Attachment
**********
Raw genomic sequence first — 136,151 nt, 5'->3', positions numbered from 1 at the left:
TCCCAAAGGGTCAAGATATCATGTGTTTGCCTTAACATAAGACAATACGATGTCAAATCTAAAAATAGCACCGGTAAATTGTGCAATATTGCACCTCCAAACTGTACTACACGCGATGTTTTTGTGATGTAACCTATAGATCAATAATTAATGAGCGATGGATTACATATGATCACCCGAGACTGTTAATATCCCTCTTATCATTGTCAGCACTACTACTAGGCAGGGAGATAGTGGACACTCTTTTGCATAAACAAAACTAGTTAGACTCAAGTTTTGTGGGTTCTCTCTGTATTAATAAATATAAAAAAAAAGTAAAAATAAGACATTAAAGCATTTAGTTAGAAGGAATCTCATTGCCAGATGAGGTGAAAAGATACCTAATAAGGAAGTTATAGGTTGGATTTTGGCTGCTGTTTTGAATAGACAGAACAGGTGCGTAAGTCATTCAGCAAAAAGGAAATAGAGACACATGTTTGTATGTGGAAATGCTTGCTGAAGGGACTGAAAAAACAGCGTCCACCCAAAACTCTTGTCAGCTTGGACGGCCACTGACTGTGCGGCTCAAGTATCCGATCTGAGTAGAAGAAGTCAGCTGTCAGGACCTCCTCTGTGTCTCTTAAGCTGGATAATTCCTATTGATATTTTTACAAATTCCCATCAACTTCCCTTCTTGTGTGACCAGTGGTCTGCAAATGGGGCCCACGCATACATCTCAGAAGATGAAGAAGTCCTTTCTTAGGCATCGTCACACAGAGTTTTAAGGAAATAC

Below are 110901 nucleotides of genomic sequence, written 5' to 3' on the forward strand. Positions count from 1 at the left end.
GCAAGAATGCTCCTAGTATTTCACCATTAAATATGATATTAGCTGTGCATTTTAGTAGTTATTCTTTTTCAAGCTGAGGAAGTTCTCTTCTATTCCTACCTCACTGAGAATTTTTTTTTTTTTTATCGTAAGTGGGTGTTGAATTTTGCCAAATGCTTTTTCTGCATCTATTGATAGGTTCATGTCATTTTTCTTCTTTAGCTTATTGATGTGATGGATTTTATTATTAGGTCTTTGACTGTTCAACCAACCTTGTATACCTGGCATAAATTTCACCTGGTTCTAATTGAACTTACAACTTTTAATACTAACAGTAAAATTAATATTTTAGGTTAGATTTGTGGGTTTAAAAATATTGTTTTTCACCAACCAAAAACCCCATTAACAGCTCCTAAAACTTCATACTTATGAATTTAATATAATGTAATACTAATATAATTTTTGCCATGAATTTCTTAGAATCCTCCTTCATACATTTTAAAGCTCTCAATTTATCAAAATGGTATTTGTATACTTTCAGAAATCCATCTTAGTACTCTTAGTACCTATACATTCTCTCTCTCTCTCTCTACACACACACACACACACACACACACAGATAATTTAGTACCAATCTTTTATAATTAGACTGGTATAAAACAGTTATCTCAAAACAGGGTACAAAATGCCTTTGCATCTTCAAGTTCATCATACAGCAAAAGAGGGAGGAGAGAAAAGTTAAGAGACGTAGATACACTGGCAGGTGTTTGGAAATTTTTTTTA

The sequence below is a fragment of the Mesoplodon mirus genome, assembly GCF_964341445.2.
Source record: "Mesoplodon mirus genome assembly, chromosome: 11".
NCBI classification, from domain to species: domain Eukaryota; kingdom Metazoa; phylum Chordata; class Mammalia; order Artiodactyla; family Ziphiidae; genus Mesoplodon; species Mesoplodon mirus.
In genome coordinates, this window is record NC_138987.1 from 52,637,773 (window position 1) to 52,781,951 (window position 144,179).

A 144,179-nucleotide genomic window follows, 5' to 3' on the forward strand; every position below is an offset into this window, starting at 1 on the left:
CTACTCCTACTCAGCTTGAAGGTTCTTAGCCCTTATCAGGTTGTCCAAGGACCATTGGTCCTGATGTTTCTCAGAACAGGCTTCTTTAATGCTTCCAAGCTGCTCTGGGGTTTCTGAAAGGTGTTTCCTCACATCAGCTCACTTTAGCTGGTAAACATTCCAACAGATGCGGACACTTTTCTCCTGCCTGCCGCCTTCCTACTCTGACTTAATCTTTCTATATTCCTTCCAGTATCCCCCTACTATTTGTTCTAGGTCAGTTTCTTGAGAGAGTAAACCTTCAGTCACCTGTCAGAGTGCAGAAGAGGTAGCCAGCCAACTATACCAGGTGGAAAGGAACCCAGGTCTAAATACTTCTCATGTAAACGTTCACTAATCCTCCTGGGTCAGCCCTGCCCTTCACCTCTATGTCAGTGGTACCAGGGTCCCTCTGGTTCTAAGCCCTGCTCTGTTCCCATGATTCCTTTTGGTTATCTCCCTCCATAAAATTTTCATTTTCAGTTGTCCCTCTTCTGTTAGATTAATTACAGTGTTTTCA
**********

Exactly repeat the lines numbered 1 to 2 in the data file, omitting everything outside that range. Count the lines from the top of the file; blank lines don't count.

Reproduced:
Raw genomic sequence first — 136,151 nt, 5'->3', positions numbered from 1 at the left:
TCCCAAAGGGTCAAGATATCATGTGTTTGCCTTAACATAAGACAATACGATGTCAAATCTAAAAATAGCACCGGTAAATTGTGCAATATTGCACCTCCAAACTGTACTACACGCGATGTTTTTGTGATGTAACCTATAGATCAATAATTAATGAGCGATGGATTACATATGATCACCCGAGACTGTTAATATCCCTCTTATCATTGTCAGCACTACTACTAGGCAGGGAGATAGTGGACACTCTTTTGCATAAACAAAACTAGTTAGACTCAAGTTTTGTGGGTTCTCTCTGTATTAATAAATATAAAAAAAAAGTAAAAATAAGACATTAAAGCATTTAGTTAGAAGGAATCTCATTGCCAGATGAGGTGAAAAGATACCTAATAAGGAAGTTATAGGTTGGATTTTGGCTGCTGTTTTGAATAGACAGAACAGGTGCGTAAGTCATTCAGCAAAAAGGAAATAGAGACACATGTTTGTATGTGGAAATGCTTGCTGAAGGGACTGAAAAAACAGCGTCCACCCAAAACTCTTGTCAGCTTGGACGGCCACTGACTGTGCGGCTCAAGTATCCGATCTGAGTAGAAGAAGTCAGCTGTCAGGACCTCCTCTGTGTCTCTTAAGCTGGATAATTCCTATTGATATTTTTACAAATTCCCATCAACTTCCCTTCTTGTGTGACCAGTGGTCTGCAAATGGGGCCCACGCATACATCTCAGAAGATGAAGAAGTCCTTTCTTAGGCATCGTCACACAGAGTTTTAAGGAAATAC